In a series, 24.hu looked at Hungarian history using traditional chronicles instead of the validated history we are taught. After all, this was how people understood their past before history as we know it became widespread.
As Hungarian numbers swelled in the land of the Scythians, they wanted to find themselves a new land to live in. They decided on Attila’s former territories. In fact, chief Álmos was a descendant of Attila.
The seven chiefs gathered and elected Álmos as their leader. In order to make their decision official, they conducted a blood oath ceremony.
According to the chronicler Anonymous, the seven leaders left the land of the Scythians and made their way West. Amongst them were Álmos and his son Árpád, the latter the one who founded Hungary.
Since there were no official routes leading to human settlements, they paved their own path towards their unknown destination. They only ate what nature offered, which was mostly meat and fish.
“The men were out hunting every day, and that is why Hungarians are the best hunters in the world today as well,” Anonymous wrote.
When they reached Kiev, they chose to invade the “land of the Russians” on the other side of the Dnieper. Local leaders were terrified as they were aware of Álmos’s relation to the late Attila, to whom they used to pay taxes. However, despite their fears, they decided to go to war and rather die on the battlefield than be under foreign rule.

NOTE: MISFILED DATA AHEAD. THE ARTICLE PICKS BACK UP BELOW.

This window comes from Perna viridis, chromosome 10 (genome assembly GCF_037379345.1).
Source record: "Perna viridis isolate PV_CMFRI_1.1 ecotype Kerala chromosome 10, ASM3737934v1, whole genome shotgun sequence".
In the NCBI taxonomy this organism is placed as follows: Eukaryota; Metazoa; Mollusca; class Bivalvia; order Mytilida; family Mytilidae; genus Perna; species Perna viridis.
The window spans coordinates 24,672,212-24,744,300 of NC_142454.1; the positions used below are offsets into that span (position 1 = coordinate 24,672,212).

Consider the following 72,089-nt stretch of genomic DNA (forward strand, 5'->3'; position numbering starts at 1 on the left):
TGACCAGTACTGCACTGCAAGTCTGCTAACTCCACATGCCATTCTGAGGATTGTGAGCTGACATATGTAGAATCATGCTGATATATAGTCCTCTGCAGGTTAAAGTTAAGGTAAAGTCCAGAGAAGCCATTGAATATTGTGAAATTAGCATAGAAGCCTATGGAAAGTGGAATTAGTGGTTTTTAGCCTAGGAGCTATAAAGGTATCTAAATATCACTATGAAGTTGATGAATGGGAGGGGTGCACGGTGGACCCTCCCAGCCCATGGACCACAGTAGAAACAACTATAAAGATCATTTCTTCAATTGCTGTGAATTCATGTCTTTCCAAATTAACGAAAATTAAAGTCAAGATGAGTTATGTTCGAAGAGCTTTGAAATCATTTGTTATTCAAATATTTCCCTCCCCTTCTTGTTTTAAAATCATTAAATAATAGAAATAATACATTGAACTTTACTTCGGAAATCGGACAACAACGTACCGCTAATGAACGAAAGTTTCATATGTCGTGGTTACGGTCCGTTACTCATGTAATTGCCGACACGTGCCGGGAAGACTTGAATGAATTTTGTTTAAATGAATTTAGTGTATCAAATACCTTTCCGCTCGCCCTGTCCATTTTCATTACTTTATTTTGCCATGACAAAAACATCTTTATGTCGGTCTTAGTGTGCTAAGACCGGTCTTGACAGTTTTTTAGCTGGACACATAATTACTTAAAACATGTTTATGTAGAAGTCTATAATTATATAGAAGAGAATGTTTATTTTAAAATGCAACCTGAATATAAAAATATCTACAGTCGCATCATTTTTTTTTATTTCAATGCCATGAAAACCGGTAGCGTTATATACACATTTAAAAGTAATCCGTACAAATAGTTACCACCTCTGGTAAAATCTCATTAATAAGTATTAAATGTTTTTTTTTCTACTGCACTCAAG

The Chief of Kiev gathered all his troops and called upon his Kun allies. Hungarians –as written by the chronicler – only had the Holy Spirit for support. Álmos stood in front of his troops and told them an encouraging speech:
“Scythians, comrades and gallant warriors. Remember the time when we decided to find a new place to live, whatever the cost. Therefore, do not be overwhelmed by the swarm of Russian and Kun men, as bravery is not defined by number but by the strength of the soul. We should fight with bravery against these dog-like people; let us be afraid of their multitudes as we are of a cloud of flies,” wrote Anonymous.
He also made references to Alexander the Great in addition to other mighty ancient Scythian warriors who triumphed over the Persians.
The Hungarian troops were galvanised by Álmos’s words, and after the sounding of the battle horns, they clashed with the enemy. Countless Russian and Kun soldiers fell, and their leaders fled all the way to Kiev. Álmos and his troops chased them all the way to the city walls and, as written by Anonymous, “they crushed the Kuns’ bald heads like raw pumpkins.”
After overseeing their victory, Álmos and his men captured the Russians’ land and possessions, and in the second week, they began the siege of Kiev. This was when the enemy sent ambassadors to Álmos. They made peace on Hungarian terms: Álmos requested the sons of Kun and Russian nobles to be held hostage in addition to an annual payment of 10,000 marks.
Featured image: Wiki Commons.